Thursday, March 29, 2012

Every You, Every Me by David Levithan

Every You, Every Me by David Levithan

Release Date
: September 13th 2011
Pages: 245
Format: Hardcover
Source: Publisher
Publisher: Random House Canada
Buy It: Book Depository
Evan starts to discover a series of unnerving photographs—some of which feature him. Worse, ever since his best friend Ariel has been gone, he's been unable to sleep, spending night after night torturing himself for his role in her absence. And as crazy as it sounds, Evan's starting to believe it's Ariel that's behind all of this, punishing him. But the more Evan starts to unravel the mystery, the more his paranoia and insomnia amplify, and the more he starts to unravel himself.
I absolutely adored the last two books I read by David Levithan (The Lover's Dictionary and Will Grayson, Will Grayson), so I was pretty excited to pick up his latest– a novel inspired by a set of haunting photographs taken my Jonathan Farmer and e-mailed to him one at a time as he wrote the book. The premise was also intriguing, but although I didn't dislike Every You, Every Me, I was disappointed I couldn't fall in love with it either.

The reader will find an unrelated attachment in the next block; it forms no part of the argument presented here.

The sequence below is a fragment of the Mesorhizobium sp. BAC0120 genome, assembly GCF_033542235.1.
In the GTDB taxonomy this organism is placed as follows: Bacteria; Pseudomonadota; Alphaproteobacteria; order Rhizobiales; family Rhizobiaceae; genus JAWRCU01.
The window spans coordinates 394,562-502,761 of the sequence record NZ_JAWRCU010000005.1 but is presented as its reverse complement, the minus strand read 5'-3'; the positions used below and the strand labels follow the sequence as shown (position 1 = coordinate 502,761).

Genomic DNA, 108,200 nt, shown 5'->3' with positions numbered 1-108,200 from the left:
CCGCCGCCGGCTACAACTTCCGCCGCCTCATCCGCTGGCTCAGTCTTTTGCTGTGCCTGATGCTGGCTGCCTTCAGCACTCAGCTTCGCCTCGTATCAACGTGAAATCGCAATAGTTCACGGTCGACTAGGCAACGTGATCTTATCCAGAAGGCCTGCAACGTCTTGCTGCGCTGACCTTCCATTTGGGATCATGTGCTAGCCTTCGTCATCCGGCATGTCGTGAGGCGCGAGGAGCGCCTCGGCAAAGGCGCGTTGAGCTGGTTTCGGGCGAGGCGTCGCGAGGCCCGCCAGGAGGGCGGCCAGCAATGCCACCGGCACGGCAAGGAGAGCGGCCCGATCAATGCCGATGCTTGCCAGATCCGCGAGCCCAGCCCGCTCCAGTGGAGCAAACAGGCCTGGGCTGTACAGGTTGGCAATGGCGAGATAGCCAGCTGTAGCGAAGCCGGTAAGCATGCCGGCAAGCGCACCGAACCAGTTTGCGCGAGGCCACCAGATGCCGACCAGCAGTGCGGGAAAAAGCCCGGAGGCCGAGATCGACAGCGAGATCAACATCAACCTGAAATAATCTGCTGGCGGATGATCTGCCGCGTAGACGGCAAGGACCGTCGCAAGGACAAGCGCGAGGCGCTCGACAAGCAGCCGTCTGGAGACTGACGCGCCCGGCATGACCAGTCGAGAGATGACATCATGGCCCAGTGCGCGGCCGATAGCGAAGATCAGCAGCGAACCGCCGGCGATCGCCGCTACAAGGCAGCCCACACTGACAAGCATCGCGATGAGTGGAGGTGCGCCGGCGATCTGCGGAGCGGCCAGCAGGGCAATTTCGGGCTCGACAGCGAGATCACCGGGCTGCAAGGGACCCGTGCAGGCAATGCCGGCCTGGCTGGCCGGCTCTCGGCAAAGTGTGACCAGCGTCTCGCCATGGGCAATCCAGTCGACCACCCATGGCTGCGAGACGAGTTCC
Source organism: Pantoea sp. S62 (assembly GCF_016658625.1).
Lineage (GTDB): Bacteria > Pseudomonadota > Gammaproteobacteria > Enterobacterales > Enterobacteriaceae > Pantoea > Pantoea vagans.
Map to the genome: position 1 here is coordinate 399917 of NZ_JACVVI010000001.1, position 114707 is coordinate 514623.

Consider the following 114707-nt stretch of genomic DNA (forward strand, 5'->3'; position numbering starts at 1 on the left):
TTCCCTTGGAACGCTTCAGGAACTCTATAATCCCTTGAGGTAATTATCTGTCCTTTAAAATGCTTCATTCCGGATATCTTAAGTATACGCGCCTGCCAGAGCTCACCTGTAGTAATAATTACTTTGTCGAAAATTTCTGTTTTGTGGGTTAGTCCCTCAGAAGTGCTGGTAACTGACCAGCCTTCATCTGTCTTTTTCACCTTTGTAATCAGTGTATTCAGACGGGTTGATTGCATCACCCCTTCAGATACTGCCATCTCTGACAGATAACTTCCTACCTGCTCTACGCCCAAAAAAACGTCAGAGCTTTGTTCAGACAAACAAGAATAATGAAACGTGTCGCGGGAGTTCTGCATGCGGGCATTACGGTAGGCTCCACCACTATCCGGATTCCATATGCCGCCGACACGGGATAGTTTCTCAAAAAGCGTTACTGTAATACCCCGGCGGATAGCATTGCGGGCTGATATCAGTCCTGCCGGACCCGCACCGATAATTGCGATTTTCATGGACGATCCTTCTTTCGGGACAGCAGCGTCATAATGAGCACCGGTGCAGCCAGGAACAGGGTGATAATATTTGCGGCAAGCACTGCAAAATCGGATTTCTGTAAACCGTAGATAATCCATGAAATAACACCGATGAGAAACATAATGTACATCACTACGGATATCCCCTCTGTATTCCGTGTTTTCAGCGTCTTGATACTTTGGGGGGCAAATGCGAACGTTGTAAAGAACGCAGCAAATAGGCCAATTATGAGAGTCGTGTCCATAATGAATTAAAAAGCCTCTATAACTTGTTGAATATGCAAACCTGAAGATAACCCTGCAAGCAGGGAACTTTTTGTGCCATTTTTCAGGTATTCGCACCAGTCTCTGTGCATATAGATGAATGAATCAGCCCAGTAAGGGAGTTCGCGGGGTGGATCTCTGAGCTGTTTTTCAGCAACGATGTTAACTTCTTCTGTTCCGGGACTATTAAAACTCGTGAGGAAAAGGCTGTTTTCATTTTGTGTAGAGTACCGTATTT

The use of strike out when writing is sometimes effective, I appreciated it in Wintergirls by Laurie Halse Anderson for example, but I found it mostly distracting here. The writing is sparse but has an impact, and the book is a lot darker than anything I've read by Levithan before (for example, Boy Meets Boy) but feels genuine. Every You, Every Me takes on some important issues, though I won't be more specific to avoid spoiling it, and it does so with eloquence and authenticity. The novel itself is just as eerie as the cover would indicate.

Every You, Every Me is filled with the kind of angst and emotional struggle I probably would have had more appreciation for if I'd been reading the book as a teen, instead of in my early twenties. I felt very disconnected from all the characters in this book, and therefore wasn't invested in what happened to them, or had happened to them. YA is usually a genre that I love, even if I'm not in the intended age bracket, but maybe teens would better relate to Every You, Every Me than I did. Of course, I'm certainly not giving up on Levithan– I just won't be rereading this specific book of his.

1 comment:

  1. This genre and his books always intrigue me but in the end I don't think I will appreciate them.

    sounds like some good mysterious moments.


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